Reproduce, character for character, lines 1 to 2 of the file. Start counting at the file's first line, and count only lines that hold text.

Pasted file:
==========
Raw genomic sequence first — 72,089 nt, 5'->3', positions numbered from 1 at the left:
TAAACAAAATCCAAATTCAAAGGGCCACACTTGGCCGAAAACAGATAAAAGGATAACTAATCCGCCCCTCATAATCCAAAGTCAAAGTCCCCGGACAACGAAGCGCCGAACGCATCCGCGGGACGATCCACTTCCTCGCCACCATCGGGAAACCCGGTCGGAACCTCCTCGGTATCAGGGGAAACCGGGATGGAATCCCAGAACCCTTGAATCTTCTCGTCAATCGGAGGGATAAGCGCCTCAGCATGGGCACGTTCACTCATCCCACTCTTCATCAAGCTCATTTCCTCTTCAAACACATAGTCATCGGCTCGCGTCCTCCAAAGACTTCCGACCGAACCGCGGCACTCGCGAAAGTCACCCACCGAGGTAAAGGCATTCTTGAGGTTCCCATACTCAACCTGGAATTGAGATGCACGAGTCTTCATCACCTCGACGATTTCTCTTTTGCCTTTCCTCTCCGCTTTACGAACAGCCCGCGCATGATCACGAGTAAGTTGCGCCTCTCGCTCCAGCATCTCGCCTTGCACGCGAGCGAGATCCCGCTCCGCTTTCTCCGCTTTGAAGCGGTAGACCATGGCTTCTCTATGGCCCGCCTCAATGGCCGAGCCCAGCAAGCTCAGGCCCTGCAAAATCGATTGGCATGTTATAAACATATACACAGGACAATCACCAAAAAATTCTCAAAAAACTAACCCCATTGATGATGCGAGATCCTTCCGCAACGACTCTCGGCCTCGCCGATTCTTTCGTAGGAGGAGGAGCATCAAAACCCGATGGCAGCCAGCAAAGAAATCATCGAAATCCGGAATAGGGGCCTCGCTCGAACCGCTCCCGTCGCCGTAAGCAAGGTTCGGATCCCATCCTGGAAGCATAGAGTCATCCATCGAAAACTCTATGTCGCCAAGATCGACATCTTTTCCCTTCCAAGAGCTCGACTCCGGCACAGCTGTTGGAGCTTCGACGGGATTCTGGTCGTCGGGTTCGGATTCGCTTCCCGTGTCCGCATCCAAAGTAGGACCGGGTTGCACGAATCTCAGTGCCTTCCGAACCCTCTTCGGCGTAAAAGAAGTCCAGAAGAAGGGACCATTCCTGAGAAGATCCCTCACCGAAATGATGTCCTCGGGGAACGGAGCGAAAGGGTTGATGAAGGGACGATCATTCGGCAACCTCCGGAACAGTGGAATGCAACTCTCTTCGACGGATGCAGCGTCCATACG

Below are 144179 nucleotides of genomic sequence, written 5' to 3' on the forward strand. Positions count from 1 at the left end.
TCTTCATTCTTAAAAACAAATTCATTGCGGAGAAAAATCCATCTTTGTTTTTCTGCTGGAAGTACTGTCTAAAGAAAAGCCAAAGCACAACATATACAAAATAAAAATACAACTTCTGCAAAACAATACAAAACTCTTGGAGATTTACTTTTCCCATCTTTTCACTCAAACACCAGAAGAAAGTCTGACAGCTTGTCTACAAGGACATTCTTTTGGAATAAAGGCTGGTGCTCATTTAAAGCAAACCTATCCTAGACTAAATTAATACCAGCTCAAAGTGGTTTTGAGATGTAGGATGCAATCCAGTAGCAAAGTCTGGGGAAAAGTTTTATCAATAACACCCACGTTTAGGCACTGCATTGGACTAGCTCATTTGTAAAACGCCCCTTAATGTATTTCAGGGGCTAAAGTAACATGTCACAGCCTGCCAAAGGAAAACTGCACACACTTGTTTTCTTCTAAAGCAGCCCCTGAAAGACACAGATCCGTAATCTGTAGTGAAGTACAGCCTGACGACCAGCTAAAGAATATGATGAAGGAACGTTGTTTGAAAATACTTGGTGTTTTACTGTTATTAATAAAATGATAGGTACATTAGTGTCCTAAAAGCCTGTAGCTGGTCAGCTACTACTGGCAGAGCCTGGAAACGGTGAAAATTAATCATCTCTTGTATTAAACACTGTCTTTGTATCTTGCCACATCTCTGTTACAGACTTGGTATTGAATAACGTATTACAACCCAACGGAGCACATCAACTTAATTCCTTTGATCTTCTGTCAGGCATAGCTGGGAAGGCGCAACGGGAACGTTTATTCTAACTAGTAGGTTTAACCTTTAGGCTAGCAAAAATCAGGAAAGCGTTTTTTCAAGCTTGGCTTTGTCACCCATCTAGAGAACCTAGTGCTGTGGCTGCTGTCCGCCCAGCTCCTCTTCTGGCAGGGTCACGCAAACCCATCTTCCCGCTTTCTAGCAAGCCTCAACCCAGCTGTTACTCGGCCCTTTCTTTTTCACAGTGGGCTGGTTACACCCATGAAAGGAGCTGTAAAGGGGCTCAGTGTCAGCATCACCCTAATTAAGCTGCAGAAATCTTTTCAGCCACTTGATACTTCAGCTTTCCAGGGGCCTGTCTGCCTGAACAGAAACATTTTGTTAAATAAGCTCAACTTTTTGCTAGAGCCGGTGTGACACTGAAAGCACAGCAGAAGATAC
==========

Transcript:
Raw genomic sequence first — 72,089 nt, 5'->3', positions numbered from 1 at the left:
TAAACAAAATCCAAATTCAAAGGGCCACACTTGGCCGAAAACAGATAAAAGGATAACTAATCCGCCCCTCATAATCCAAAGTCAAAGTCCCCGGACAACGAAGCGCCGAACGCATCCGCGGGACGATCCACTTCCTCGCCACCATCGGGAAACCCGGTCGGAACCTCCTCGGTATCAGGGGAAACCGGGATGGAATCCCAGAACCCTTGAATCTTCTCGTCAATCGGAGGGATAAGCGCCTCAGCATGGGCACGTTCACTCATCCCACTCTTCATCAAGCTCATTTCCTCTTCAAACACATAGTCATCGGCTCGCGTCCTCCAAAGACTTCCGACCGAACCGCGGCACTCGCGAAAGTCACCCACCGAGGTAAAGGCATTCTTGAGGTTCCCATACTCAACCTGGAATTGAGATGCACGAGTCTTCATCACCTCGACGATTTCTCTTTTGCCTTTCCTCTCCGCTTTACGAACAGCCCGCGCATGATCACGAGTAAGTTGCGCCTCTCGCTCCAGCATCTCGCCTTGCACGCGAGCGAGATCCCGCTCCGCTTTCTCCGCTTTGAAGCGGTAGACCATGGCTTCTCTATGGCCCGCCTCAATGGCCGAGCCCAGCAAGCTCAGGCCCTGCAAAATCGATTGGCATGTTATAAACATATACACAGGACAATCACCAAAAAATTCTCAAAAAACTAACCCCATTGATGATGCGAGATCCTTCCGCAACGACTCTCGGCCTCGCCGATTCTTTCGTAGGAGGAGGAGCATCAAAACCCGATGGCAGCCAGCAAAGAAATCATCGAAATCCGGAATAGGGGCCTCGCTCGAACCGCTCCCGTCGCCGTAAGCAAGGTTCGGATCCCATCCTGGAAGCATAGAGTCATCCATCGAAAACTCTATGTCGCCAAGATCGACATCTTTTCCCTTCCAAGAGCTCGACTCCGGCACAGCTGTTGGAGCTTCGACGGGATTCTGGTCGTCGGGTTCGGATTCGCTTCCCGTGTCCGCATCCAAAGTAGGACCGGGTTGCACGAATCTCAGTGCCTTCCGAACCCTCTTCGGCGTAAAAGAAGTCCAGAAGAAGGGACCATTCCTGAGAAGATCCCTCACCGAAATGATGTCCTCGGGGAACGGAGCGAAAGGGTTGATGAAGGGACGATCATTCGGCAACCTCCGGAACAGTGGAATGCAACTCTCTTCGACGGATGCAGCGTCCATACG